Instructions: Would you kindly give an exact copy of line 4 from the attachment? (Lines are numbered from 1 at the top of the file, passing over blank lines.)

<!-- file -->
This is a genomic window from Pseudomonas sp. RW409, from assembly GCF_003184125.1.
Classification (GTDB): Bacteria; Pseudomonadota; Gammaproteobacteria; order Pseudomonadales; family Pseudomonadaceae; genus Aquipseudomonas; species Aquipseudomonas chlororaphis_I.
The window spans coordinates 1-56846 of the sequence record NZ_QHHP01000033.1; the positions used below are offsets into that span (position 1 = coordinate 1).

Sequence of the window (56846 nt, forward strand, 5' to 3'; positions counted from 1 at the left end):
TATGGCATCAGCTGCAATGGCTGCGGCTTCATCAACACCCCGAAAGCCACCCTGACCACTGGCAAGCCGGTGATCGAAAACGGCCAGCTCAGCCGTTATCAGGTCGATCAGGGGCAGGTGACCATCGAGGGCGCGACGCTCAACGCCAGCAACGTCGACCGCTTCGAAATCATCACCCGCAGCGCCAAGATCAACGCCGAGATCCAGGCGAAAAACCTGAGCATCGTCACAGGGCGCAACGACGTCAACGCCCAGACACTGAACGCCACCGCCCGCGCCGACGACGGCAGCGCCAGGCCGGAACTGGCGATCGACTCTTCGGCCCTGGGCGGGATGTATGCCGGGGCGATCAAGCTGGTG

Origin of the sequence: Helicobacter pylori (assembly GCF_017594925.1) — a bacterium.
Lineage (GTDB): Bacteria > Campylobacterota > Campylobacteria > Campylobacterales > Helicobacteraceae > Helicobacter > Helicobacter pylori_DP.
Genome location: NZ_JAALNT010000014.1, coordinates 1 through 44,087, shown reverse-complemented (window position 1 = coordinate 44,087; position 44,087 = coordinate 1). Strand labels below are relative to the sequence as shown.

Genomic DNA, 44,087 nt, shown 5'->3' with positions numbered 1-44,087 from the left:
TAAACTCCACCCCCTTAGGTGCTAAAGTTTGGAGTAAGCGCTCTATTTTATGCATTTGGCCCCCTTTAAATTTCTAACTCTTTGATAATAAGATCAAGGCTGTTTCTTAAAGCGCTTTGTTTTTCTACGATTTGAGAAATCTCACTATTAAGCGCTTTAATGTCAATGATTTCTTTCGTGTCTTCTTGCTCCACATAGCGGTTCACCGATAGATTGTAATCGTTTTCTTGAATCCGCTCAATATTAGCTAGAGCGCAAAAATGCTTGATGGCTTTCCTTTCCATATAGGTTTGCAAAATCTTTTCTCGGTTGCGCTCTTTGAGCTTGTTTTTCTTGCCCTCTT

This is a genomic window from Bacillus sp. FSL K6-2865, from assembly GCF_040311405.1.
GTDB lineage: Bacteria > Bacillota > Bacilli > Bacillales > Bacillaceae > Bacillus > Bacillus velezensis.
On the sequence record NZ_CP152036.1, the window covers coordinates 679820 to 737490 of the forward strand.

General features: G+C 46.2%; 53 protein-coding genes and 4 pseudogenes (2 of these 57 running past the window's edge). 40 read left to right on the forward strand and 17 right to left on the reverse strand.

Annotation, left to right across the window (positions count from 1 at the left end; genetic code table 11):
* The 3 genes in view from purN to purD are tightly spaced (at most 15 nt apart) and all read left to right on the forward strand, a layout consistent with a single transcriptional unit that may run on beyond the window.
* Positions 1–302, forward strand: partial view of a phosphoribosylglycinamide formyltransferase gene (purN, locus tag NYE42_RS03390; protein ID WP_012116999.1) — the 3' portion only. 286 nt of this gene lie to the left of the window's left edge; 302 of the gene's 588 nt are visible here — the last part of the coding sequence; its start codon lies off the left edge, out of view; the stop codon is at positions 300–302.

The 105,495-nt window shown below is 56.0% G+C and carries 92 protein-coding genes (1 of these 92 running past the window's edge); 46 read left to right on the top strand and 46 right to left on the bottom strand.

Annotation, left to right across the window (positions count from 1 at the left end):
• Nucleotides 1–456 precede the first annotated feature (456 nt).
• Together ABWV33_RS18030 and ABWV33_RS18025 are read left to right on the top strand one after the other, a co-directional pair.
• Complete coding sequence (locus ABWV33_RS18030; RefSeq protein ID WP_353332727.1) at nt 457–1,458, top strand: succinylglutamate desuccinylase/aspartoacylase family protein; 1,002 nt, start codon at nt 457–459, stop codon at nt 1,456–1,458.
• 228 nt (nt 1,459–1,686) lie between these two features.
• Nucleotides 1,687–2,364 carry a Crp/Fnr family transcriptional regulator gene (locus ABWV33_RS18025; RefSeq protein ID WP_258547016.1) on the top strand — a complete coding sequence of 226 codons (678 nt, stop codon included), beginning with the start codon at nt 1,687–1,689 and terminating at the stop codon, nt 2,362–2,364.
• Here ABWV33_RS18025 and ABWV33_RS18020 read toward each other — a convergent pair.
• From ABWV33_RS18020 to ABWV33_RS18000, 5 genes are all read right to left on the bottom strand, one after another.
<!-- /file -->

Sequence of the window (56846 nt, forward strand, 5' to 3'; positions counted from 1 at the left end):